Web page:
The main question posed in our SCMAP Live event last week went like this: what’s more important, planning for your supply chain, or executing it?
The context, of course, is the pandemic, particularly how it brought to disarray a lot of well-thought-out plans for the year. Suddenly restaurants can’t count on foot traffic in malls. Suddenly manufacturers of cleaning products can’t count on sales coming from the hospitality market (although increased sales from household consumers may have made up for it). Suddenly delivery companies find themselves in really high demand due to stay-at-home orders. You get the idea.
In that case, it’s easy to say that it’s the execution that matters. It’s ultimately all about giving the customers what they want—and considering the chaos of the early months of the pandemic, one can assume they’d be more understanding of the circumstances. But it’s ultimately not sustainable. For one, businesses will find it difficult to respond to ever-changing situations—high or low supply of raw materials, shifting demands from certain demographics, availability of labor and machinery to produce the products. Constantly implementing ad hoc measures—“para maitawid lang,” to put it one way—will eventually be costly, will not guarantee service levels, and may impact a business’ competitiveness in the long run.
But what’s the use of a plan if it no longer applies to the current situation? Why continue working towards targets that are no longer relevant, especially in such a sudden, drastic manner? Yes, you can revise those plans, but why get stuck in some sort of analysis paralysis when you can just hunker down and get to work delivering for your customers?
It has been a difficult year and a half for companies, whether large or small. The pandemic has proven disruptive even to those who are most prepared. With coronavirus restrictions still somewhat unpredictable and inconsistent—and with lack of a roadmap towards controlling the pandemic—planning for the long term has become tricky at best. (As I write this, Metro Manila is headed for ECQ once again, and the questions we’ve been getting are all “so what does this mean?” even if the rules have been set long ago.) Some may have bounced back early, whatever that means, but for smaller businesses who found themselves with almost no access to customers, raw products or means to deliver their products, getting back on their feet is a monumental struggle.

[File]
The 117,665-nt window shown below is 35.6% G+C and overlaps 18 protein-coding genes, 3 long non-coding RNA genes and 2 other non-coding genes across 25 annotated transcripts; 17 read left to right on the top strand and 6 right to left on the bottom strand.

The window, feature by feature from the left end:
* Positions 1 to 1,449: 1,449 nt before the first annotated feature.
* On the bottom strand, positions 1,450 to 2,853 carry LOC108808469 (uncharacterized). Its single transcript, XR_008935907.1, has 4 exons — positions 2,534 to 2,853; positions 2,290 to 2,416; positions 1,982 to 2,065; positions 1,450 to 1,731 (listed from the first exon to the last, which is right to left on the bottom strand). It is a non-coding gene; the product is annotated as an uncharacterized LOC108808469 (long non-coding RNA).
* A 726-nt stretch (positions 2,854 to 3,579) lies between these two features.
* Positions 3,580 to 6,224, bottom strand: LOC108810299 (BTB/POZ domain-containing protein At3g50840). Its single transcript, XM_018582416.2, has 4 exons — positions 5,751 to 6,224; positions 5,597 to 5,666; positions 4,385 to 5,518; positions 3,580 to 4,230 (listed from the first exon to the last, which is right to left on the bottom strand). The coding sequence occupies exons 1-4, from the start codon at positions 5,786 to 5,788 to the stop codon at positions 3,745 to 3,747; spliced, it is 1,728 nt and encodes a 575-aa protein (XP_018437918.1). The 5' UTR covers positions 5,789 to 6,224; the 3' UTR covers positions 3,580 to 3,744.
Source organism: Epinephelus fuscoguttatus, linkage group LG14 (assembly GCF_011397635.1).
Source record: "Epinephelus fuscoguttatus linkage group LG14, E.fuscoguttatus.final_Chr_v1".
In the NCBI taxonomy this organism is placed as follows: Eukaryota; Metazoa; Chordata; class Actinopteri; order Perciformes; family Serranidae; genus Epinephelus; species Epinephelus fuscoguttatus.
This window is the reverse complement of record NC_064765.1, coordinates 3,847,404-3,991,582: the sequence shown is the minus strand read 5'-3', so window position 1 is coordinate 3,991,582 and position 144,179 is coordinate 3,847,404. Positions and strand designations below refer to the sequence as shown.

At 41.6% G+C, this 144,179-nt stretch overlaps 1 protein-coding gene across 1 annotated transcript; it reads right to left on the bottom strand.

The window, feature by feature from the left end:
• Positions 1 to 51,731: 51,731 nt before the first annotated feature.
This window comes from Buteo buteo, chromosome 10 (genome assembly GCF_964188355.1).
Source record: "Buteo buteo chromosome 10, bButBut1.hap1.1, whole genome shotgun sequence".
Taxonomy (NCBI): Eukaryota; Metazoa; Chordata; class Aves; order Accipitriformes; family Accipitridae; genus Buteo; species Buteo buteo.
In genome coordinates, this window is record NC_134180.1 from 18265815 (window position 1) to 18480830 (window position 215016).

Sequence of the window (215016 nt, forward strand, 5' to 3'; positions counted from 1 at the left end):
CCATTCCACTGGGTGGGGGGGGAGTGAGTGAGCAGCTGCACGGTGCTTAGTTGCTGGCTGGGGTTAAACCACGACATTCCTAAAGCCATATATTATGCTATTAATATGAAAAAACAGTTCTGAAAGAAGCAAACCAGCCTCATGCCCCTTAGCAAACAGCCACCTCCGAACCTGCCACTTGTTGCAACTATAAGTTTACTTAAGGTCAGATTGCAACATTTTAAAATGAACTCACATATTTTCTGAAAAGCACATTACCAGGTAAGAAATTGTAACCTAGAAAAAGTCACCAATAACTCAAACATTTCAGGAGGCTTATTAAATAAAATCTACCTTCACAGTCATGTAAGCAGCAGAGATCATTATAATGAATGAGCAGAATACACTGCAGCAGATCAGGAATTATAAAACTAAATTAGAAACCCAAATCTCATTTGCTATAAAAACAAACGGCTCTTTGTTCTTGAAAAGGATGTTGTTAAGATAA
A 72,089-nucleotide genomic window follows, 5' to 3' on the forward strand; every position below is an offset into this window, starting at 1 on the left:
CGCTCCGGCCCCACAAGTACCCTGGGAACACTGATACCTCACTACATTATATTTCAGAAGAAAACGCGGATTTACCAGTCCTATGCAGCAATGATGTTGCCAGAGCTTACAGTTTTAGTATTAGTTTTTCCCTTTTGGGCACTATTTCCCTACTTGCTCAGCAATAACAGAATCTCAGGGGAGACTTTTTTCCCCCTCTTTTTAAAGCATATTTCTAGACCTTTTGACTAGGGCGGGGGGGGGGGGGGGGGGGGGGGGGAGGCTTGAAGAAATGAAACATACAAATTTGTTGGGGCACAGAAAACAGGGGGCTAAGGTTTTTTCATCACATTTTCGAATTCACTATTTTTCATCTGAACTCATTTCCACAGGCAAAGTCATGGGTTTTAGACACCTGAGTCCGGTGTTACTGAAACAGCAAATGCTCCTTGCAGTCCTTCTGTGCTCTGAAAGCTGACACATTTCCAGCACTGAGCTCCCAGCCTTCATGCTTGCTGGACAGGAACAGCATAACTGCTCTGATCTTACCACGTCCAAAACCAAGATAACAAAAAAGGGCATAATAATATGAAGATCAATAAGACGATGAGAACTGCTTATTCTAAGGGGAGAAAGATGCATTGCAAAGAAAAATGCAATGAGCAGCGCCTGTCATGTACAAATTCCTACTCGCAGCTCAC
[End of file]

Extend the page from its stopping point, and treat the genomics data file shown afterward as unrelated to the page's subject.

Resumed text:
Still, planning goes a long way in ensuring that a business is focused on its targets and goals. It solidifies how a business aims to achieve those targets, how it aims to serve its customers, how it aims to add value to its shareholders and partners. To put it in lofty terms, a supply chain plan captures what a business stands for.
Sure, there is a need to constantly revisit and revise these plans as situations change and far-off uncertainties get less hazy. This is where the importance of collaboration comes in. Having the right technology will make things easier, but ultimately having departments and functions be on the same page ensures that everyone is aware of where a business is at, what each person is able to deliver, and adjust accordingly in line with customer demand. We’ve seen over and over how the best supply chains in the world achieved that status not necessarily because of their reach or their technological prowess, but in how different parts of a company work together in sync to deliver for its customers, barring the most extraordinary of circumstances—and even then the disruption won’t be as large as one would fear.
So, what’s more important: making a plan, or executing it? It’s really a chicken-or-egg situation, isn’t it?
SCC21 Live: The most prestigious event in Philippine supply chain returns this October—still online, but still with its sights on the issues and developments that will impact the profession in the years to come. We will look beyond the pandemic and ask: what is supply chain’s next big story? Sponsorship opportunities are now available—visit scmap.org.
Supply Chain Essentials: Our webinar series covering fundamental concepts in supply chain returns on August 20, and for the next six Fridays. Upgrade your knowledge with the help of industry experts with real expertise. Register by visiting scmap.org.
Henrik Batallones is the marketing and communications director of SCMAP, and editor-in-chief of its official publication, Supply Chain Philippines. More information about SCMAP is available at scmap.org.